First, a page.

For some vet­er­ans with PTSD, Fourth of July cel­e­bra­tions can sound like war

The Denver Post - - FRONT PAGE - Images by Think­stock by Getty Images By Donna Bryson Donna Bryson is a free­lance jour­nal­ist and writer. She lives in Den­ver.

Many peo­ple are un­aware that Fourth of July fire­works burst­ing in air and rockets’ red glare can evoke bat­tle­field hor­rors among vet­er­ans. »

M any peo­ple are un­aware that Fourth of July fire­works burst­ing in air and rockets’ red glare can evoke bat­tle­field hor­rors among vet­er­ans.

It’s some­thing that groups like Mil­i­tary with PTSD have tried to raise aware­ness about.

My own aware­ness was raised dur­ing in­ter­views for my book, “Home of the Brave,” about a grass­roots ef­fort in Mon­trose to help mil­i­tary vets rein­te­grate into civil­ian life.

Among the vets I in­ter­viewed was Jared Bol­huis, who was in­jured weeks into his de­ploy­ment in Afghanistan in 2008 when a 120-mm mor­tar ex­ploded 5 feet from his truck. The con­cus­sive wave knocked Bol­huis out. Less than a month later, a 500-pound bomb ex­ploded 40 feet from his truck. Again, Bol­huis was left tem­po­rar­ily un­con­scious.

Even­tu­ally, Bol­huis’ in­juries forced him to re­tire from the Marines at the age of 24. As a civil­ian he con­tin­ued to serve war­riors, in­clud­ing a stint in Colorado help­ing to es­tab­lish Wel­come Home Mon­trose, now known as the Wel­come Home Al­liance for Vet­er­ans.

Bol­huis was di­ag­nosed with post-trau­matic stress disor­der. The im­pact on the mind from the hor­rors of war can leave PTSD suf­fer­ers with in­escapable flash­backs to trau­matic events, emo­tional numb­ness, sleep­less­ness, and anger that is hard to con­trol.

Bol­huis also was di­ag­nosed with trau­matic brain in­jury, or TBI. The ad­vanced ar­mor that sol­diers wear and in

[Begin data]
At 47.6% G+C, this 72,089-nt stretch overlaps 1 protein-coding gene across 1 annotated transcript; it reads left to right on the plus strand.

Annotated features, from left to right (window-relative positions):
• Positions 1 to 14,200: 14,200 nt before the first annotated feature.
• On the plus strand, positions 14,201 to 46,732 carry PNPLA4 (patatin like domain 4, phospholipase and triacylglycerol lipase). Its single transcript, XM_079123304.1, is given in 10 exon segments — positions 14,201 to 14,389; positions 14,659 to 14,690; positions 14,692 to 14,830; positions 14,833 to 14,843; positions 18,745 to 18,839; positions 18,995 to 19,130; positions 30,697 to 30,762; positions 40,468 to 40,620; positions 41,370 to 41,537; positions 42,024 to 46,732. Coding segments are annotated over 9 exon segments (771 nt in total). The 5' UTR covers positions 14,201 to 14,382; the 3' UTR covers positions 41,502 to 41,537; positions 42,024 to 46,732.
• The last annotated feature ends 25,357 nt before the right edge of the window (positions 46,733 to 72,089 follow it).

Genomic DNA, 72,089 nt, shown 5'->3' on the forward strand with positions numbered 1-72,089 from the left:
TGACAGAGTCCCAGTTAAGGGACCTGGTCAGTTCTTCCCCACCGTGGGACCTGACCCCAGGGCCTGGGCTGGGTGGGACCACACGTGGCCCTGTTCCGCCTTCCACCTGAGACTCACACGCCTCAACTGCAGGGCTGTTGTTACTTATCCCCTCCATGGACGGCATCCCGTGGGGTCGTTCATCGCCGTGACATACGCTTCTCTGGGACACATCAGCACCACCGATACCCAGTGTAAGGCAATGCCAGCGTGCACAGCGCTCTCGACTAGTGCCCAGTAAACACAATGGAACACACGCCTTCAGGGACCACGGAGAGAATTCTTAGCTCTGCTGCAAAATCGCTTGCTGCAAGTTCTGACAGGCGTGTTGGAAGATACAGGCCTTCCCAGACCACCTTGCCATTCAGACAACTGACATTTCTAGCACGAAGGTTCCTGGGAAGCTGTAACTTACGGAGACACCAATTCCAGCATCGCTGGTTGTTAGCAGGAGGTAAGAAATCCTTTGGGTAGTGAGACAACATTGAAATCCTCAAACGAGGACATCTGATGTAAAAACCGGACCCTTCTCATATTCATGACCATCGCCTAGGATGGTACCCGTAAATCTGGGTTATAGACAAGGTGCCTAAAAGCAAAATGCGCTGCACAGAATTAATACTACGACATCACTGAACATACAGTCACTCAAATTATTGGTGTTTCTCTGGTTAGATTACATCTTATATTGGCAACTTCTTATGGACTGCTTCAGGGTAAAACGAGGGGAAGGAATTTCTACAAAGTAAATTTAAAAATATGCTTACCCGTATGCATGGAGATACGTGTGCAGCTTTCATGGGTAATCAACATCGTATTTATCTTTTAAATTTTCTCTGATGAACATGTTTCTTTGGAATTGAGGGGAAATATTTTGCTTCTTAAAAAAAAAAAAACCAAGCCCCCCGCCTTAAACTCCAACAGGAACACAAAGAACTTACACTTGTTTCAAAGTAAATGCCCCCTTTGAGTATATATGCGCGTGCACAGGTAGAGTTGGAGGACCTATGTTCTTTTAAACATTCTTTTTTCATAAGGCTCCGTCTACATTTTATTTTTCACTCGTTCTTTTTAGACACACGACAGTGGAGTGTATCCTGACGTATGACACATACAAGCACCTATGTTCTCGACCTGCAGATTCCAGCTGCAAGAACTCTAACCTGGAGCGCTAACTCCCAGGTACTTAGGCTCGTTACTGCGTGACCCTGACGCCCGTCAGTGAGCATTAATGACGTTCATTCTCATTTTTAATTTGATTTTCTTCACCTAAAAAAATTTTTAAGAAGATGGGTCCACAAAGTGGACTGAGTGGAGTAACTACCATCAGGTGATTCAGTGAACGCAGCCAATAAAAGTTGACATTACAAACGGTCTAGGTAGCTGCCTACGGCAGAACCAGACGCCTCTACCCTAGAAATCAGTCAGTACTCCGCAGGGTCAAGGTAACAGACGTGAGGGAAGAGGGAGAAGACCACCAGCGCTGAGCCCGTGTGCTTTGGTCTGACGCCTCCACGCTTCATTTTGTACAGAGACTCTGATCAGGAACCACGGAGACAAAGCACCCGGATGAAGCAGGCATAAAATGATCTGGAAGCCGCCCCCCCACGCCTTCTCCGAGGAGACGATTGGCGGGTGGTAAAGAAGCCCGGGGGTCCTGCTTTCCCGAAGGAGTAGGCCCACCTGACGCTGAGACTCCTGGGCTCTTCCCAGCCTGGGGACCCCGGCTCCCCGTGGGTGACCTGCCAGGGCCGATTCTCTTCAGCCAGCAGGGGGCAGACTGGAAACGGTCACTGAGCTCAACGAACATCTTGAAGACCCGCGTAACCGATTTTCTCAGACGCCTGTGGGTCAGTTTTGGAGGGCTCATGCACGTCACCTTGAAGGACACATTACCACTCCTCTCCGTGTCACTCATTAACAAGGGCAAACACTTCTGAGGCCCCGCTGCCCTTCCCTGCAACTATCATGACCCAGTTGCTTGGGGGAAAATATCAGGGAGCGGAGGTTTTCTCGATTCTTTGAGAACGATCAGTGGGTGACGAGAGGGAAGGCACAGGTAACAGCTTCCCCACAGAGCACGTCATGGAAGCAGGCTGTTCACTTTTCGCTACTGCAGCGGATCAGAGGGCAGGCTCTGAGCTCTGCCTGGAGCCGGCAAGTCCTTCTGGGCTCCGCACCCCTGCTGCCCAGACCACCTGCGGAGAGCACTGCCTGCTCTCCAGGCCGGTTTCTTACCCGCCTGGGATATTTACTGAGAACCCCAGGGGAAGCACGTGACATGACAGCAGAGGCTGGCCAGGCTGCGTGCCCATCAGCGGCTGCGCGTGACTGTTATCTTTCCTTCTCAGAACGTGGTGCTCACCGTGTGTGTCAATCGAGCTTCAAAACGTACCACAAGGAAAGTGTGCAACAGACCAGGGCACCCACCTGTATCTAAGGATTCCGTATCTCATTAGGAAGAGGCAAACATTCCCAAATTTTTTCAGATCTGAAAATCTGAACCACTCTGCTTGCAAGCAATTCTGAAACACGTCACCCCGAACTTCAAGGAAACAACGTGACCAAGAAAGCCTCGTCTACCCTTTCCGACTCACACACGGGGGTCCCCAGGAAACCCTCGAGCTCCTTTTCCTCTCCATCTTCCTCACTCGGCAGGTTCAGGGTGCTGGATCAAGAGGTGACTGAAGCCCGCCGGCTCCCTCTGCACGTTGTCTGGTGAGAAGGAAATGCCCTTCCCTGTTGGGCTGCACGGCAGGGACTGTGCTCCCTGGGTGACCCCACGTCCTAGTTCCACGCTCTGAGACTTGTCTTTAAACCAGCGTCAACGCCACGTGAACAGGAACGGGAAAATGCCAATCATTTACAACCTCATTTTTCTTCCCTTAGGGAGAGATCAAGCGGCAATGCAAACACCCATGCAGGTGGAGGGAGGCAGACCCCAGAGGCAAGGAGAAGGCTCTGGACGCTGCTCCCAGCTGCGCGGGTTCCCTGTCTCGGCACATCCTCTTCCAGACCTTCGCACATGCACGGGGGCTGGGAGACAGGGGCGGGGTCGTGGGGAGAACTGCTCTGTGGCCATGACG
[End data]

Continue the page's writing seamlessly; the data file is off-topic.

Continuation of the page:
which their ve­hi­cles are wrapped means they can sur­vive on­slaughts of bombs and bul­lets that would have killed fight­ers in ear­lier wars. But un­der at­tack, the most cru­cial or­gan is knocked against the skull and left bruised and bat­tered. TBI can re­sult in changes in per­son­al­ity and af­fect think­ing and moods.

Imag­ine Bol­huis in his apart­ment in Mon­trose a few days after the Fourth of July in 2014. He’s taken the cock­tail of drugs pre­scribed to treat his PTSD and TBI. Sud­denly, he hears a knock­ing. Bol­huis’ med­i­ca­tions can make him feel loopy, and he was al­ready un­nerved by the fire­works show to which he’d been un­will­ingly treated ear­lier in the week. Like some­thing out of Poe, the tap­ping on his door wouldn’t stop. The more the in­sis­tent, un­known caller rapped, the less in­clined Bol­huis was to an­swer. He hunted for his shot­gun. He set it within easy reach, but did not put shells in the cham­ber.

“Even un­der the most high­anx­i­ety sit­u­a­tion I’ve been in since I’ve been back,” he told me, “I fell into the mil­i­tary train­ing on weapon safety.”

Bol­huis called the po­lice and gave de­tails as he might have briefed a fel­low sol­dier. He told the dis­patcher he had a gun, mak­ing it clear it was un­loaded. He’d taken pre­scribed med­i­ca­tion that was in­flu­enc­ing per­cep­tions al­ready ad­dled by brain in­jury, he added. He was a vet­eran, he summed up.

He stayed on the line as two of­fi­cers in a po­lice car and neared his home. By the time they ar­rived, the mys­te­ri­ous vis­i­tor had dis­ap­peared. Bol­huis told the dis­patcher he was leav­ing his gun in­side and go­ing out to meet the po­lice.

He made an­other mil­i­tarystyle re­port to the of­fi­cers. If they were im­pressed by his calm, they didn’t show it with their re­ac­tion. Bol­huis was ar­rested on sus­pi­cion of pro­hib­ited use of weapons. After a night in jail, Bol­huis hired a lawyer.

His case took three months to wend its way through the le­gal sys­tem. In the end, a judge threw the case out, say­ing Bol­huis never should have been brought be­fore him.

Bol­huis blames him­self, not the po­lice, for his night in jail and for the months on edge that fol­lowed. It is the cops’ job to en­force the law, and they of­ten put their lives on the line do­ing it, he says. He also says he wouldn’t mind if his fel­low Amer­i­cans laid off the fire­works in def­er­ence to their vets.


The Fourth of July, a cel­e­bra­tion for many, can bring up bad ex­pe­ri­ences for ex-sol­diers.

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